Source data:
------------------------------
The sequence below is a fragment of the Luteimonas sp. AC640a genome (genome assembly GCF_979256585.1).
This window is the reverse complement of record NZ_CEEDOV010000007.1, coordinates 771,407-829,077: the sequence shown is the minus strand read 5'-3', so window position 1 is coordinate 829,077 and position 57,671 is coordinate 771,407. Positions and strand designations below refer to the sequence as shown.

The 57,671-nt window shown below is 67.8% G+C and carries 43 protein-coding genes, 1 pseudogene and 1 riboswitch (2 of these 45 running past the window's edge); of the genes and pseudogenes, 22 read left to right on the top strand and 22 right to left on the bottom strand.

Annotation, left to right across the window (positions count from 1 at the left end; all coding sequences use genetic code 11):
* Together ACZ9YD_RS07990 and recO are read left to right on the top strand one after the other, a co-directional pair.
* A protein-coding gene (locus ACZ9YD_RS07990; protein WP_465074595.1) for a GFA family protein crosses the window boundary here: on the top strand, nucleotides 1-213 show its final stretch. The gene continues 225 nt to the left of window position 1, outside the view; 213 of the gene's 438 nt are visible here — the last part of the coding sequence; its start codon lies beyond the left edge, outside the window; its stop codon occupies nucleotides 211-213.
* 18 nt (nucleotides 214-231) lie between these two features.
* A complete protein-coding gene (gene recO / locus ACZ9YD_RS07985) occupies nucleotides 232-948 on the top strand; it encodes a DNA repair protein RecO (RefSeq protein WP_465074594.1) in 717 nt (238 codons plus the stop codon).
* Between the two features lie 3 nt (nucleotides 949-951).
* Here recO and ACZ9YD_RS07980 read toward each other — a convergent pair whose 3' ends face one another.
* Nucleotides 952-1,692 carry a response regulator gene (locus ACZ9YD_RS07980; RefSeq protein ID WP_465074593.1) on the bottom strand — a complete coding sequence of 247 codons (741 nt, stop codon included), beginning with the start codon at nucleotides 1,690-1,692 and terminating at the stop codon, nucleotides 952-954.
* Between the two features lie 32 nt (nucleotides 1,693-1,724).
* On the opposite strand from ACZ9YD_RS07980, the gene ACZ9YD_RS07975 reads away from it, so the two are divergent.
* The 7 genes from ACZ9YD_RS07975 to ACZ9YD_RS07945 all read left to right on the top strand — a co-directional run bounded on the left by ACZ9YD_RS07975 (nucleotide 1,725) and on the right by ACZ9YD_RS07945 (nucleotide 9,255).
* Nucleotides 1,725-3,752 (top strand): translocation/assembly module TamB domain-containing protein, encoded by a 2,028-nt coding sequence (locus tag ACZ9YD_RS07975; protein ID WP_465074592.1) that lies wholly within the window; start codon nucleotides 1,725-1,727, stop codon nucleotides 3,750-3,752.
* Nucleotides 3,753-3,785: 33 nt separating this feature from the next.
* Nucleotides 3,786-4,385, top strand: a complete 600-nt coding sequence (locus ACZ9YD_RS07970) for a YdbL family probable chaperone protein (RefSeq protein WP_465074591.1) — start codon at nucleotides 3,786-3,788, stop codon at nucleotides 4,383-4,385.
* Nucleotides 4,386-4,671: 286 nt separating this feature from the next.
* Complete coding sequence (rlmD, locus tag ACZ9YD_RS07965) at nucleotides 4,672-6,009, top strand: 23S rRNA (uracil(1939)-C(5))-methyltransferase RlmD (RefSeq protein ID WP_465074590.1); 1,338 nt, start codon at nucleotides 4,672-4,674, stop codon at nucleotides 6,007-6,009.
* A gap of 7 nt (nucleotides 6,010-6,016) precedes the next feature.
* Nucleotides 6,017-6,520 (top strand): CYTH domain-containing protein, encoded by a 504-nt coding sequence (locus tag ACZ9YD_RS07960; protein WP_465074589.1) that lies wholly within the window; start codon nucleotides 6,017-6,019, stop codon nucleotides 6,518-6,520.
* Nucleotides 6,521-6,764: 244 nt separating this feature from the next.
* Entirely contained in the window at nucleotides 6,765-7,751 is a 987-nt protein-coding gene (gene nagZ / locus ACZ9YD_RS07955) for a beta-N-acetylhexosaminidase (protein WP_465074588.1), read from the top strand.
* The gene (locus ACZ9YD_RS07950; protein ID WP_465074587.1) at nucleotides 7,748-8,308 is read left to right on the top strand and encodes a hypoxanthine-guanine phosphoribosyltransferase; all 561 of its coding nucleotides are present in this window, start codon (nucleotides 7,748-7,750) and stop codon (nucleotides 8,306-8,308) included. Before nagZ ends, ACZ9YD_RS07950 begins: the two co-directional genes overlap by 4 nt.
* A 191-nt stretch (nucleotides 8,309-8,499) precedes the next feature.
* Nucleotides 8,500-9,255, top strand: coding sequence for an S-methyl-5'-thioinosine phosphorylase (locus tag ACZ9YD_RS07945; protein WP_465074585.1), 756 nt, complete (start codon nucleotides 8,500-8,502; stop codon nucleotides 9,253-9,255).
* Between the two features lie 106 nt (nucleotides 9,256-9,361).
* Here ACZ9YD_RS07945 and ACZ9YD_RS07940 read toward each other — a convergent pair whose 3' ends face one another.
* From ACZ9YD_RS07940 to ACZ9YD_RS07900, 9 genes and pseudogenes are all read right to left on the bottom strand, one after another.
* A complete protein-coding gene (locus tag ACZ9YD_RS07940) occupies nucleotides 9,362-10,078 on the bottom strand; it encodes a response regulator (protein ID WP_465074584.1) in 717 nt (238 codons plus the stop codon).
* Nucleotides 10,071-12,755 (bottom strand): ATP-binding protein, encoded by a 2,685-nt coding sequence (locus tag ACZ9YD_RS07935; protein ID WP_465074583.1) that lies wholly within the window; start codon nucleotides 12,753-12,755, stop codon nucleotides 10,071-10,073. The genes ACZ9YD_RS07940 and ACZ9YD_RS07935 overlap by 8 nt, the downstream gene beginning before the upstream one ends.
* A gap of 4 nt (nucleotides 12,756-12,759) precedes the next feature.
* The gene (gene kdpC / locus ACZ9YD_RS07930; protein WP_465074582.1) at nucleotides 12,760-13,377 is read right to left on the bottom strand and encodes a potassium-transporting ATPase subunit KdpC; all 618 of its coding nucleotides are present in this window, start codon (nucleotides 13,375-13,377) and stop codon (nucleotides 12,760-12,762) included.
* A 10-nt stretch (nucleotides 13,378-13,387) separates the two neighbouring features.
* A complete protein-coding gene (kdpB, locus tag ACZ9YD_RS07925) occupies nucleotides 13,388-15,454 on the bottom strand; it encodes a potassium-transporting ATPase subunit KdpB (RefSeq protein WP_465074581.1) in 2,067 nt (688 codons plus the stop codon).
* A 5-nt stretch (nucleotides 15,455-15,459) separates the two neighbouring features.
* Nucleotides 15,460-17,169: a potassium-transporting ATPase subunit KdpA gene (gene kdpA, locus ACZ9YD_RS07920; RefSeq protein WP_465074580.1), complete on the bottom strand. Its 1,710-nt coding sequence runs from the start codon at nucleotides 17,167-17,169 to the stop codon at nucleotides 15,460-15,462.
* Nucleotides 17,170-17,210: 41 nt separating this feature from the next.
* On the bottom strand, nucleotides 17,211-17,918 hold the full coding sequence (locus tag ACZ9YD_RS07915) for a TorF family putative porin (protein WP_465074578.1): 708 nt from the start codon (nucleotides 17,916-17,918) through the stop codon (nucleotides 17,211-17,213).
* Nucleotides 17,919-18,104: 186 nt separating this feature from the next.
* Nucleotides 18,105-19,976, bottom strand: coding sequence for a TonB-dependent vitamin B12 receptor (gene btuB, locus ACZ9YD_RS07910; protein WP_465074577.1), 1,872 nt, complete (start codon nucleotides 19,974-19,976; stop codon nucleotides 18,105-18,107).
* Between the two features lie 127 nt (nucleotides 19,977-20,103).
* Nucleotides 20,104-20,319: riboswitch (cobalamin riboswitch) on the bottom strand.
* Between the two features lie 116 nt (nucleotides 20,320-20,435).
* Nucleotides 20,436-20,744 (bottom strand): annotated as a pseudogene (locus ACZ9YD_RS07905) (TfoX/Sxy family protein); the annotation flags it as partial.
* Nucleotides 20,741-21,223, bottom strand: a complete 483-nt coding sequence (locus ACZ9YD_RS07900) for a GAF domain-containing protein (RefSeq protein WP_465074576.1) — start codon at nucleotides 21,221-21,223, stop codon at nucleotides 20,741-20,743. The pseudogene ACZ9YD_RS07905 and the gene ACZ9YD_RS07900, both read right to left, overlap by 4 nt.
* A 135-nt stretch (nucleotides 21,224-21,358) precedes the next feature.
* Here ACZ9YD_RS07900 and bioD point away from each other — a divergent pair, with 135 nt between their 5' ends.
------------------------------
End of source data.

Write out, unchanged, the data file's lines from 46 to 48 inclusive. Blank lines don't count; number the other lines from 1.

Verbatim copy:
* Nucleotides 20,741-21,223, bottom strand: a complete 483-nt coding sequence (locus ACZ9YD_RS07900) for a GAF domain-containing protein (RefSeq protein WP_465074576.1) — start codon at nucleotides 21,221-21,223, stop codon at nucleotides 20,741-20,743. The pseudogene ACZ9YD_RS07905 and the gene ACZ9YD_RS07900, both read right to left, overlap by 4 nt.
* A 135-nt stretch (nucleotides 21,224-21,358) precedes the next feature.
* Here ACZ9YD_RS07900 and bioD point away from each other — a divergent pair, with 135 nt between their 5' ends.